“Before you dig deep into modern roots music, it is essential to appreciate the diversity of ideas and experience. Roots musicians, for example, Lydia Loveless, Sean Rowe, and many others have shaped our history, so we need to be a bit sensitive to complexities and other cultural possibilities. Individually or collectively- many of these people have given flesh and meaning notions of liberty, equality, and freedom”- Richard Malkovich, roots music blogger.
American Roots Musicians Guide
Lillie Mae, Orville Peck, and others perhaps you are not so familiar with these names but they are famous musicians. And, they continue to make amazing roots music for the modern generation. During the beginning of the 20th century – folk music word was only used by scholars. Generally, they use the term ‘folk music’ to describe music made by European ancestry, often people who live in relatively isolated rural south. Now as we have moved forward, folk music now is seen as a window to look into rich cultural life. Folk music often communicates words of hope, sorrow, and convictions faced by ordinary people in their everyday lives. It was in the 1960s when folk music awareness gained its strength and quickly became famous. The artistic base for roots music increased and ‘folk music’ became popular music. Do you know about Bob Dylan? He is the one who pioneered roots music, and he was famous for acoustic performing style. Often ‘roots music’ involves a plethora of other musical genres, including blues, gospel, traditional country, and native American music.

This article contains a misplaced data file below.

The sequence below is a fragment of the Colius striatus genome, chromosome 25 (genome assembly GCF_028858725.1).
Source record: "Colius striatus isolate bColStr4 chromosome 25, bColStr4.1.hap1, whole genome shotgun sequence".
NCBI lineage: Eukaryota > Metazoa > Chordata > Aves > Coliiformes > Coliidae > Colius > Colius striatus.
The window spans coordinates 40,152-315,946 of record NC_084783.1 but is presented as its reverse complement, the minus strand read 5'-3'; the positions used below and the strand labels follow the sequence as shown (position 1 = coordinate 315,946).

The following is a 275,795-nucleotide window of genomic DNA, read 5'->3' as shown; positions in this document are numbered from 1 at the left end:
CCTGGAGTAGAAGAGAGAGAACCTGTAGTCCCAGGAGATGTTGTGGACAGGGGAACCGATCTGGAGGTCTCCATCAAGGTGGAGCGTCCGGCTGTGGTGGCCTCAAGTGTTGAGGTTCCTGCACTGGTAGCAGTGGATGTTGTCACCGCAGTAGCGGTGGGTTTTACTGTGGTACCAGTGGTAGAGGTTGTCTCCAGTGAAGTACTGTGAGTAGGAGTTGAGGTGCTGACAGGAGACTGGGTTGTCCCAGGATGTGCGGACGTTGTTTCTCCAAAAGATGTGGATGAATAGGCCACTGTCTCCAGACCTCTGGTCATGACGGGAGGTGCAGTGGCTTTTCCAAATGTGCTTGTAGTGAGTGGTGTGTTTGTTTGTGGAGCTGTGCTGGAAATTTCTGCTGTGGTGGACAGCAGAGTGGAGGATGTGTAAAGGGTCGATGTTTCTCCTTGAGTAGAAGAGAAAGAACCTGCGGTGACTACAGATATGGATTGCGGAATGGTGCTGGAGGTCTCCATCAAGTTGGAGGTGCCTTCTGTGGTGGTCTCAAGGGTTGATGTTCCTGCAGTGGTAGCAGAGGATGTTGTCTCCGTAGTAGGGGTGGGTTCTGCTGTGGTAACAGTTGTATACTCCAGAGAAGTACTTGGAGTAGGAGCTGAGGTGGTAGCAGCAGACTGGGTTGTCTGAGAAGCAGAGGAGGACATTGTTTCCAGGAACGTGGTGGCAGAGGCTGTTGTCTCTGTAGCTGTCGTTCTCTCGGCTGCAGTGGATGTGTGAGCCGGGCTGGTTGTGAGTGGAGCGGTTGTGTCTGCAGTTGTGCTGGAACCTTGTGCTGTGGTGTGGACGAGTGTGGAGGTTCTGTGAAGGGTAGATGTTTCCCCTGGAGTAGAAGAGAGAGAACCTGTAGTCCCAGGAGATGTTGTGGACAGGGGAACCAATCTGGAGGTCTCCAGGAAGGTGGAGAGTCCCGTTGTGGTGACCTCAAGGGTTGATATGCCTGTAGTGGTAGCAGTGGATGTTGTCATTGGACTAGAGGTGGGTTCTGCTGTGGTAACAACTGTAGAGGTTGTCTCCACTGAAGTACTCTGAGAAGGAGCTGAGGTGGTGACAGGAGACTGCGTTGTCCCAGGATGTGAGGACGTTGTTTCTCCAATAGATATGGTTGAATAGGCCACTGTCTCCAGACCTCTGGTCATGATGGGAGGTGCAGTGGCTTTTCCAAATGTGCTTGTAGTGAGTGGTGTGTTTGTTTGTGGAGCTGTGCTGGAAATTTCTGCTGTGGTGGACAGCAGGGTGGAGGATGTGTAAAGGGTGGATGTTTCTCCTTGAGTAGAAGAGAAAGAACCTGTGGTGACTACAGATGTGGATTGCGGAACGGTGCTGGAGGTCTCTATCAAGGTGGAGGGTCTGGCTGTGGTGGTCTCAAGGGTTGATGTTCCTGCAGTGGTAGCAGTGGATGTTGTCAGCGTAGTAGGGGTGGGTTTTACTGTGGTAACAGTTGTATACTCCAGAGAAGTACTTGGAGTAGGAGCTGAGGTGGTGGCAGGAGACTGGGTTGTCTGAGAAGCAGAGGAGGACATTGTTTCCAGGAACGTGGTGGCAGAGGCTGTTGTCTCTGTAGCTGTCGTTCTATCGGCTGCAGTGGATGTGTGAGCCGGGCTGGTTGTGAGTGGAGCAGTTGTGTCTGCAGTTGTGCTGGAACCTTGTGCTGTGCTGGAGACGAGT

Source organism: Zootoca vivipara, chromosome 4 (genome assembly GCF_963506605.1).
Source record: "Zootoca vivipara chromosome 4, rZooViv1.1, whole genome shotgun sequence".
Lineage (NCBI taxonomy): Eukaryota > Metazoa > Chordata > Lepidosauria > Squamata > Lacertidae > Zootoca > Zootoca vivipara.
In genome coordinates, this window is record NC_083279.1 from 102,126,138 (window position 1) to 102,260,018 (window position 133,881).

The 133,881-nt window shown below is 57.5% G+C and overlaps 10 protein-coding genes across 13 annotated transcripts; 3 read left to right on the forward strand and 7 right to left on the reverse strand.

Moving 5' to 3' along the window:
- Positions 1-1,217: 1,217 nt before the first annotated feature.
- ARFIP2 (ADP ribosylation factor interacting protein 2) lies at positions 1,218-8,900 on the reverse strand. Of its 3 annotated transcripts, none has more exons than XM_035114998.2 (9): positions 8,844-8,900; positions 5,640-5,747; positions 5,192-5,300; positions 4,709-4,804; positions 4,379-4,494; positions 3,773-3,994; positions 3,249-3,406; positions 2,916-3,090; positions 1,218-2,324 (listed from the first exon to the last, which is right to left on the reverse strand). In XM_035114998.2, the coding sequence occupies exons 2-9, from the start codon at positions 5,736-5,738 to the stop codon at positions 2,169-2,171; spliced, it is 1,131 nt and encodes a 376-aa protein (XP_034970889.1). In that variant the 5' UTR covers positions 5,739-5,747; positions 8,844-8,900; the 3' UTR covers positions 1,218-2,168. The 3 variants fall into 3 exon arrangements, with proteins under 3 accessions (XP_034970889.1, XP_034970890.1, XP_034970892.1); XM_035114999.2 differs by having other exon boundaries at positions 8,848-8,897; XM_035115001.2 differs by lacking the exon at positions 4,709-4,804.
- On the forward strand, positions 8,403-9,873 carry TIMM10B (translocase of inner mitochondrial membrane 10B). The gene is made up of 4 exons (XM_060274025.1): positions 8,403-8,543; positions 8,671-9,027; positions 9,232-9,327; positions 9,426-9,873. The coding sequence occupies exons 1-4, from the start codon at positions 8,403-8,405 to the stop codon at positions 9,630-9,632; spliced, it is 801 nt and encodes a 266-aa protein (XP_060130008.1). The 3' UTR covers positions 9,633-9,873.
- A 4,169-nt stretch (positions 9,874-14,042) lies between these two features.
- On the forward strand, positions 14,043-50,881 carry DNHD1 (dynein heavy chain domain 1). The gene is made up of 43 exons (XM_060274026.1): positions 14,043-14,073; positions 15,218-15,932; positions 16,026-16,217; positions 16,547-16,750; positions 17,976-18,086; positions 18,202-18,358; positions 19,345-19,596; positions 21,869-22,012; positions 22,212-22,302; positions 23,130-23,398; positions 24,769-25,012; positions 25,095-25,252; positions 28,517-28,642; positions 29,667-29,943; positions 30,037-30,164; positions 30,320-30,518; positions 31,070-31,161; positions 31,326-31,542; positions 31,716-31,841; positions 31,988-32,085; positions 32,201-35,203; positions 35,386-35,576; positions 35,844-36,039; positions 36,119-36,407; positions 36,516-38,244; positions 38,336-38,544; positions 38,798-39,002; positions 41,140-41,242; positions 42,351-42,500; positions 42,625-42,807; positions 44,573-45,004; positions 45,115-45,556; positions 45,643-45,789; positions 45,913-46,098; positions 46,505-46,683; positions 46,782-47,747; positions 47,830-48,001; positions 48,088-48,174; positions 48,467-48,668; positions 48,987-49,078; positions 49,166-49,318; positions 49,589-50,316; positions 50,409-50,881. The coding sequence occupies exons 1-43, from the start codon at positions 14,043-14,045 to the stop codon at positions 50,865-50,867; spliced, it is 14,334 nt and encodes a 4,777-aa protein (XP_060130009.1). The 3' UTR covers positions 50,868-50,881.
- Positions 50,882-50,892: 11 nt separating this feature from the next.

American music and literature have always drawn each other as a source. They both reflect many common historical and humanistic themes. In essence, roots music echoes the concern found in American literature. If you run through all four programs of American Roots Music – you would come across true perception of roots music. In other words, roots music is powerful and basically unacknowledged folk literature. It is also perceived as a body of expressive culture that often reflects and dramatizes the same theme which is found in formal American literature.
Roots music songs include words of empowerment, freedom in socially structured society and the importance of preserving traditions. Also, the songs from roots music help in maintaining value. Many people assume roots music is the neglected chapter in American culture, theme and often overlap with formal culture. Believe it or not! Artists of root music craft songs and this art has generally been oral instead of written books. It is passed on by word of mouth. From the view of development – literature shaped roots music in terms of how it was mediated and understood by broad American audiences. Two movements named ‘Regionalism’ and Naturalism’ of the late 19th century aroused popular interest. These movements helped in creating an interest in rural American.
Even in song Lydia Loveless and Sean Rowe and many others – Freedom is the key theme. This is both in terms of ideas expressed in music and the use of music during social movements. History of American roots music is involving deep and collective feelings of struggle for a positive social change. Check-out song named ‘We shall overcome’, it became an anthem during Civil Rights Movement. This song is based on Freedom theme and also embodied many American’s Musical Heroes.
Roots Music continues to grow throughout the world and even in the 21st century it appeals and vitality is at craze. Modern folk music songs speak about current human conditions and very different historical periods. Today, when globalization is at its peak, roots music is evolving by synthesizing elements from disparate sources. Although it is hard to trace back folk music to its ‘roots’, the music continues to give voice to every-increasing spectrum American lifestyle and social change.